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Design Colour

Colour

By Justin Spencer

Colour plays an important role in our lives. Our minds are programmed to respond to colour. We stop our cars for red lights and go on green. We see colour before we see form.

Colour in brand

There’s no disputing the significance of colour in branding. Many of the world’s most recognizable brands rely on colour for instant recognition. Colour increases brand recognition by up to 80% (Source: University of Loyola, Maryland study)

Each brand in the Westpac Group uses a unique colour palette as part of its identity. These colours permeate across every touchpoint in the customer journey. The correct use of these colours plays a crucial role in brand recognition and customer experience. When the colour palette is not applied correctly the integrity of the brand is diluted and the customer journey fragmented.

Colour in UIs

Applying each of the brand colour palettes in the the digital space comes with its own set of design challenges and opportunities.

Challenges include:

  • Accessibility requirements.
  • Multi-brand - shared code base requirements.

Opportunities include:

  • Contextualising colour, giving it meaning, purpose and function.
  • Controlling colour dynamically using code and automated tasks.

The GUI provides a flexible, multi-brand colour system which enables us to map each brand palette to a set of core contextual colours. Each of the core colours has a defined purpose and function.

Using the colour system (as part of the GUI framework) allows us to automate the rollout of multi-brand applications. Being an automated system, design and development time is significantly reduced, as is the margin for error.

Further more, in the event of a re-brand or brand refresh the colour system allows us to quickly and accurately update and deploy new colour palettes. The same would apply when adding new brands to the system. However, for any of this to work effectively it’s important that brand agencies collaborate with the Digital Design Quality team.

The practical application of the colour system encourages consistency across all user interfaces which strengthens brand recognition, creates a consistent user journey and provides a positive customer experience.

How it works

The colour system works by assigning a palette of 10 core colours. Each colour in the palette has a purpose or function. For example the primary colour is intended for text links and primary buttons as a result, it has to be accessible and legible. The border colour (as the name suggests) is used on elements that require a border for example form input fields. It’s not necessary for this colour to be accessible.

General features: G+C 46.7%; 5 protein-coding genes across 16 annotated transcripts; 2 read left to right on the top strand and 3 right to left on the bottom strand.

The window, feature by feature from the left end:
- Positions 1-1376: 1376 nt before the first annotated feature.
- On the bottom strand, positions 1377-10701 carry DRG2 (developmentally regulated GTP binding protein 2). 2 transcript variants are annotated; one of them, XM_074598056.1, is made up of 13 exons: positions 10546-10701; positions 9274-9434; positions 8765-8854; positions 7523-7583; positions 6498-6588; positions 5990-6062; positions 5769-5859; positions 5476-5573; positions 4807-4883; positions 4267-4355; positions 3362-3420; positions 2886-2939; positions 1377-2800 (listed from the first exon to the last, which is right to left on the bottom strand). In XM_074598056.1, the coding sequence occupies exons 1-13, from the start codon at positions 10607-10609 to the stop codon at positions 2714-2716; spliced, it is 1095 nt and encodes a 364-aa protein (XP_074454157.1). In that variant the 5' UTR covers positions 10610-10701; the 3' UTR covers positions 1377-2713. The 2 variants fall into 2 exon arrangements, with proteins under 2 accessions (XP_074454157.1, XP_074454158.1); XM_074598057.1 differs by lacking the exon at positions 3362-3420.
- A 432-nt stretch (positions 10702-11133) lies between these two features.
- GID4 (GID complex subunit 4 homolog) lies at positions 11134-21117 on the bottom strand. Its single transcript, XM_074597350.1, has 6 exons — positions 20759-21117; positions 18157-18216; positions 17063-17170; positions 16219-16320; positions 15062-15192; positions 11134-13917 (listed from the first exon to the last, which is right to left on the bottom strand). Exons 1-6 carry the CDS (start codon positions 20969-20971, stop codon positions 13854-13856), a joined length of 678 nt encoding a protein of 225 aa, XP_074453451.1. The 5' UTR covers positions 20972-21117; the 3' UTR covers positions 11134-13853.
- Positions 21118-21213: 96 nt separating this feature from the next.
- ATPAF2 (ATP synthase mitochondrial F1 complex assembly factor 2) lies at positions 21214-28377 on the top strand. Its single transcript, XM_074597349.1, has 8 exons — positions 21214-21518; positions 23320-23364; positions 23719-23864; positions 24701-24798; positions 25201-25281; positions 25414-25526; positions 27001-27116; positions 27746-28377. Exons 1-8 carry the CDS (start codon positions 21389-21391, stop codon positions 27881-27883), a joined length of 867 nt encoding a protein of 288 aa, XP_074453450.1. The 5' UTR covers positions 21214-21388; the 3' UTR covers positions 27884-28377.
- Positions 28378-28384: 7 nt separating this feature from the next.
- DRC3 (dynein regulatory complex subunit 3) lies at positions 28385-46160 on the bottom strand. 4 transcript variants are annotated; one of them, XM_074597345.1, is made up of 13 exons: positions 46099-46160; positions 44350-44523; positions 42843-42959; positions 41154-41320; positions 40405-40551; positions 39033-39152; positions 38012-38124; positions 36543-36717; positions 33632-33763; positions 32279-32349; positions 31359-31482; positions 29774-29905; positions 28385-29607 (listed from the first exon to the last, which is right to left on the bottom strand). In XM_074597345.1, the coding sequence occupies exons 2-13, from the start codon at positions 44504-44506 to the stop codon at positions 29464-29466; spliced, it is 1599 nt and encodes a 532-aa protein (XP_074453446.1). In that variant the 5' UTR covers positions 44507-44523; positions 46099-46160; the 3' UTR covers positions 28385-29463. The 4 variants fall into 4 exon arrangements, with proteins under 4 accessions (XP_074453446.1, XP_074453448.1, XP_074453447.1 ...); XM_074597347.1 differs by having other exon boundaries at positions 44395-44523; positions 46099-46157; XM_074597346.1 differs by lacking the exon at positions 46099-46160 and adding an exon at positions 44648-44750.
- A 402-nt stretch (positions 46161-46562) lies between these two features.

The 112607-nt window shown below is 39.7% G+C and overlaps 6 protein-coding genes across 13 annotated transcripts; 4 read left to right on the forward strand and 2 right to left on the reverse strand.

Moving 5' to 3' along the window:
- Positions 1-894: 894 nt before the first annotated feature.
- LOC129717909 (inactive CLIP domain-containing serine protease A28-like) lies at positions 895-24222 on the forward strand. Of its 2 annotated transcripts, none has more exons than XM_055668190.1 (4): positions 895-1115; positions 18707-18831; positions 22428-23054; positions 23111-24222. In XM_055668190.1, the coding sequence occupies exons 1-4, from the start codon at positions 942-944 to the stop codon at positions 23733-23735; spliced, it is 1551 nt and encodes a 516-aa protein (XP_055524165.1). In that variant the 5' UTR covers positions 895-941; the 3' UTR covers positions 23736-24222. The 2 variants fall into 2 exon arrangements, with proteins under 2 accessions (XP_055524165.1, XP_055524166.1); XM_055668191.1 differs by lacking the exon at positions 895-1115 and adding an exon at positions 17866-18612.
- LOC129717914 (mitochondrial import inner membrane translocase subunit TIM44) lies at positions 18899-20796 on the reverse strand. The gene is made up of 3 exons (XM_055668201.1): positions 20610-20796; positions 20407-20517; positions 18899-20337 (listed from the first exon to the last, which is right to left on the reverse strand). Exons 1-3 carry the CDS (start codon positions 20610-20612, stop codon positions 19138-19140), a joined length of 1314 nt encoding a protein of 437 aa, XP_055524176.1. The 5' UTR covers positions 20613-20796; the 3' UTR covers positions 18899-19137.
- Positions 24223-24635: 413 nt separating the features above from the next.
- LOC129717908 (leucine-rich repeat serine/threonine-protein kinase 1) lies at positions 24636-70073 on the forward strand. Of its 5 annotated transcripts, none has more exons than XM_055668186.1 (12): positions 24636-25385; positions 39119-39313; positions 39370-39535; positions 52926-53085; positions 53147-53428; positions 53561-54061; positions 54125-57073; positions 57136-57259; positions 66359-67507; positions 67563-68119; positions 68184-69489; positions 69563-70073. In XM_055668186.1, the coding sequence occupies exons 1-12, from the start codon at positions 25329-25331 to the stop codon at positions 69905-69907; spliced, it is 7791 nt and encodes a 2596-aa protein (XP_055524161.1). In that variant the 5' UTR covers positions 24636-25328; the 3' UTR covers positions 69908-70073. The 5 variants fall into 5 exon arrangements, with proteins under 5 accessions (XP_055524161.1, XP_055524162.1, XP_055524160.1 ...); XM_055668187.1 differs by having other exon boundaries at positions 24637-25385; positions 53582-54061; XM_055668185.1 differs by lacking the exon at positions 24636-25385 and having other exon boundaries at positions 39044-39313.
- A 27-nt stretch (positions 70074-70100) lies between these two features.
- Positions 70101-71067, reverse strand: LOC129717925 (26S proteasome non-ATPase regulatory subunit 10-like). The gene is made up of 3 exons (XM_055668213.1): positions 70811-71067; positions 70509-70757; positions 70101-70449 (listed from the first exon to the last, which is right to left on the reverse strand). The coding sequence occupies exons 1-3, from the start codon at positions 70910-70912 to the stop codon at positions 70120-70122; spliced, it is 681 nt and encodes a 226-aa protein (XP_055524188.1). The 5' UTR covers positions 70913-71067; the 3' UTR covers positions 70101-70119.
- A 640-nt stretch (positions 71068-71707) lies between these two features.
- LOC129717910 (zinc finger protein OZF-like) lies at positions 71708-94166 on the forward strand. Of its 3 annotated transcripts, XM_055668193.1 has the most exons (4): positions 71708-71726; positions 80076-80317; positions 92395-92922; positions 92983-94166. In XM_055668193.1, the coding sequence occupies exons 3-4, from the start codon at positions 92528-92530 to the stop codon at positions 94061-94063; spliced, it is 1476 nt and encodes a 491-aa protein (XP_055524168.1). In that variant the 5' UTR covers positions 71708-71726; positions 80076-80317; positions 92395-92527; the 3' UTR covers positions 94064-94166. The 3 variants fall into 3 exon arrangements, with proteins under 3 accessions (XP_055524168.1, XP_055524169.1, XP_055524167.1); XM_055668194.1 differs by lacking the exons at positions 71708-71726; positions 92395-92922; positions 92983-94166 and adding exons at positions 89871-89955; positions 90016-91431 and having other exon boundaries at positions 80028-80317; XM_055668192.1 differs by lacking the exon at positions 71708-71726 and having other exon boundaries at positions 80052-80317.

When we reference these colours in our applications we don’t specify the explicit colour value. Instead we reference the colours variable name. For example the Hero colour in Westpac is purple however in St.George it’s green. Using the name Hero rather than the explicit colour value enables us to dynamically replace every instance of the colour in one central location. This is the basis for the colour system.

Secondary palette

Some of the brands also use a secondary palette however the colour system does not currently map the secondary palette. These colours are bespoke and can be used in many different ways depending on the brand guidelines. Traditionally the secondary palette is used for things like data visualisation, graphs, charts, illustration etc. The guidelines around the correct use of the secondary palette are brand specific.

Accessibility

The Westpac group have committed to comply with WCAG2 AA standards. Certain colours used in palette have to be accessible. It’s both a social responsibility and a legal requirement. All the elements in the GUI have been rigorously tested for accessibility. The GUI’s colour section contains a basic guide to accessibility for each brand, however, we still encourage designers to check colour accessibility during the design phase. The Colour Contrast Analyser is a useful tool for this purpose.

Reserved Colours

The Westpac group has a set of reserved, contextual colours used only for messaging (success, information, warning and danger). These colours are used across all the brands. They are purely functional and have no relevance to the brand. They should never be used for anything other than messaging.

Tints

Each brand (with the exception of Westpac) has a neutral colour with a set of 11 tints for subtle colouring. Several of these tints are already used in the primary palette for borders and backgrounds etc. The remaining tints can be used for additional colouring if required.